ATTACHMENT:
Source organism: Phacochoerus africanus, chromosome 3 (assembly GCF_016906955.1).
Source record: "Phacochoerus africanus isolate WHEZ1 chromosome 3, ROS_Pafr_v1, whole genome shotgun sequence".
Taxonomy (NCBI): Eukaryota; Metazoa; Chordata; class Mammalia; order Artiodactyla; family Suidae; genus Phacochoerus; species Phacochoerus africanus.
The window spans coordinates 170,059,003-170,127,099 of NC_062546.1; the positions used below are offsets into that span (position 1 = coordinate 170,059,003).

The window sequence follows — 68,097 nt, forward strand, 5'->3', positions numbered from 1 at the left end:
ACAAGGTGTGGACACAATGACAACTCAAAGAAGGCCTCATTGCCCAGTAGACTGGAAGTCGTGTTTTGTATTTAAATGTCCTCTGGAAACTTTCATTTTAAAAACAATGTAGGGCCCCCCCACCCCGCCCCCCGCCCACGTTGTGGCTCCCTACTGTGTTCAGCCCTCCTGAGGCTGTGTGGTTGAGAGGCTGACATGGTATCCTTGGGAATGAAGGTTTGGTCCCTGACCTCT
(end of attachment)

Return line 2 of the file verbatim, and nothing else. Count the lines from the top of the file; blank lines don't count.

Source record: "Phacochoerus africanus isolate WHEZ1 chromosome 3, ROS_Pafr_v1, whole genome shotgun sequence".